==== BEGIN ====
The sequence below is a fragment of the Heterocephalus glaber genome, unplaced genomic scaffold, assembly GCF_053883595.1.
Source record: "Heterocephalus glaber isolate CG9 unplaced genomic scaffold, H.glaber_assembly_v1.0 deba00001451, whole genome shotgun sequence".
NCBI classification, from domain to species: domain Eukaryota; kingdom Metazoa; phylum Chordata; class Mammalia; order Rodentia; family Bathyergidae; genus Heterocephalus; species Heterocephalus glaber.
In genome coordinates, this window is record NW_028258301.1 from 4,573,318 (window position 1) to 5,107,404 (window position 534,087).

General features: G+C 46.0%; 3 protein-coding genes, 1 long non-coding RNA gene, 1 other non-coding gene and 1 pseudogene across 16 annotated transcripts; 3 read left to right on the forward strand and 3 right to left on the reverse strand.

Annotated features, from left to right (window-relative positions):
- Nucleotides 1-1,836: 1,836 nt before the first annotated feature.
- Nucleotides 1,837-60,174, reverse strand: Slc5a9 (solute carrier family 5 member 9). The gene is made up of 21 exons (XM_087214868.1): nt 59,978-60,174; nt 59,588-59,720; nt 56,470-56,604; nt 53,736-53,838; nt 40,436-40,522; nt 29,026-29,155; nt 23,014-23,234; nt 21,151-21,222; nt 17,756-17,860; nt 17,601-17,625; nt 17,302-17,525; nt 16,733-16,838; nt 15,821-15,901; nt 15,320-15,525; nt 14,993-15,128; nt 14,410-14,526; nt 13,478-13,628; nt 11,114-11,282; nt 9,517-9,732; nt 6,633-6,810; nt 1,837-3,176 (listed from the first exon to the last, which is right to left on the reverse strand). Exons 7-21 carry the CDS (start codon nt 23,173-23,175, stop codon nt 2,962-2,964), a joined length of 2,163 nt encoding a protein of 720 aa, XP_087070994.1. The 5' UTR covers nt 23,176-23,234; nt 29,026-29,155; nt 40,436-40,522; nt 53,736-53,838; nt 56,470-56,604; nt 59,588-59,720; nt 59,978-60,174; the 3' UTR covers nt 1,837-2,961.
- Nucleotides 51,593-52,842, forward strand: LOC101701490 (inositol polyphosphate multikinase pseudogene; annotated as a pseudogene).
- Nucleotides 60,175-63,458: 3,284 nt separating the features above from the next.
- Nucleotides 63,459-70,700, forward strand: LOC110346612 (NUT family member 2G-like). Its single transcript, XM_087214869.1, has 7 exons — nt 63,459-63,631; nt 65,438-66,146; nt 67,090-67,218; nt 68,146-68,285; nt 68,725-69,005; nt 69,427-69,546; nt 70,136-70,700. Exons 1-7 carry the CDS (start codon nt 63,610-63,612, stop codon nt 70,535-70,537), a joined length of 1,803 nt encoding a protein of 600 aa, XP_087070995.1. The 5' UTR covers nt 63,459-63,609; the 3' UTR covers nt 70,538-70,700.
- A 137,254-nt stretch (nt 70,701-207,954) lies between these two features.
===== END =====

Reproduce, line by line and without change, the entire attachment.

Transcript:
The sequence below is a fragment of the Heterocephalus glaber genome, unplaced genomic scaffold, assembly GCF_053883595.1.
Source record: "Heterocephalus glaber isolate CG9 unplaced genomic scaffold, H.glaber_assembly_v1.0 deba00001451, whole genome shotgun sequence".
NCBI classification, from domain to species: domain Eukaryota; kingdom Metazoa; phylum Chordata; class Mammalia; order Rodentia; family Bathyergidae; genus Heterocephalus; species Heterocephalus glaber.
In genome coordinates, this window is record NW_028258301.1 from 4,573,318 (window position 1) to 5,107,404 (window position 534,087).

General features: G+C 46.0%; 3 protein-coding genes, 1 long non-coding RNA gene, 1 other non-coding gene and 1 pseudogene across 16 annotated transcripts; 3 read left to right on the forward strand and 3 right to left on the reverse strand.

Annotated features, from left to right (window-relative positions):
- Nucleotides 1-1,836: 1,836 nt before the first annotated feature.
- Nucleotides 1,837-60,174, reverse strand: Slc5a9 (solute carrier family 5 member 9). The gene is made up of 21 exons (XM_087214868.1): nt 59,978-60,174; nt 59,588-59,720; nt 56,470-56,604; nt 53,736-53,838; nt 40,436-40,522; nt 29,026-29,155; nt 23,014-23,234; nt 21,151-21,222; nt 17,756-17,860; nt 17,601-17,625; nt 17,302-17,525; nt 16,733-16,838; nt 15,821-15,901; nt 15,320-15,525; nt 14,993-15,128; nt 14,410-14,526; nt 13,478-13,628; nt 11,114-11,282; nt 9,517-9,732; nt 6,633-6,810; nt 1,837-3,176 (listed from the first exon to the last, which is right to left on the reverse strand). Exons 7-21 carry the CDS (start codon nt 23,173-23,175, stop codon nt 2,962-2,964), a joined length of 2,163 nt encoding a protein of 720 aa, XP_087070994.1. The 5' UTR covers nt 23,176-23,234; nt 29,026-29,155; nt 40,436-40,522; nt 53,736-53,838; nt 56,470-56,604; nt 59,588-59,720; nt 59,978-60,174; the 3' UTR covers nt 1,837-2,961.
- Nucleotides 51,593-52,842, forward strand: LOC101701490 (inositol polyphosphate multikinase pseudogene; annotated as a pseudogene).
- Nucleotides 60,175-63,458: 3,284 nt separating the features above from the next.
- Nucleotides 63,459-70,700, forward strand: LOC110346612 (NUT family member 2G-like). Its single transcript, XM_087214869.1, has 7 exons — nt 63,459-63,631; nt 65,438-66,146; nt 67,090-67,218; nt 68,146-68,285; nt 68,725-69,005; nt 69,427-69,546; nt 70,136-70,700. Exons 1-7 carry the CDS (start codon nt 63,610-63,612, stop codon nt 70,535-70,537), a joined length of 1,803 nt encoding a protein of 600 aa, XP_087070995.1. The 5' UTR covers nt 63,459-63,609; the 3' UTR covers nt 70,538-70,700.
- A 137,254-nt stretch (nt 70,701-207,954) lies between these two features.